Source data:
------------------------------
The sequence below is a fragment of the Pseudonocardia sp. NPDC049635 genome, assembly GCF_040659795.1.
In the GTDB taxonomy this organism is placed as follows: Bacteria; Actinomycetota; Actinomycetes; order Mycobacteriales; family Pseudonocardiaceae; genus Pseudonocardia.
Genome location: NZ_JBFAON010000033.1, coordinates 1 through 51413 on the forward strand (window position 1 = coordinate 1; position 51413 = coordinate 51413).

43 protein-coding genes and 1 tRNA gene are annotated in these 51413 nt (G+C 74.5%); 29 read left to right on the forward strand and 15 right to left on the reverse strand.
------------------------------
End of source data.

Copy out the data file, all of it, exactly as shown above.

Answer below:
The sequence below is a fragment of the Pseudonocardia sp. NPDC049635 genome, assembly GCF_040659795.1.
In the GTDB taxonomy this organism is placed as follows: Bacteria; Actinomycetota; Actinomycetes; order Mycobacteriales; family Pseudonocardiaceae; genus Pseudonocardia.
Genome location: NZ_JBFAON010000033.1, coordinates 1 through 51413 on the forward strand (window position 1 = coordinate 1; position 51413 = coordinate 51413).

43 protein-coding genes and 1 tRNA gene are annotated in these 51413 nt (G+C 74.5%); 29 read left to right on the forward strand and 15 right to left on the reverse strand.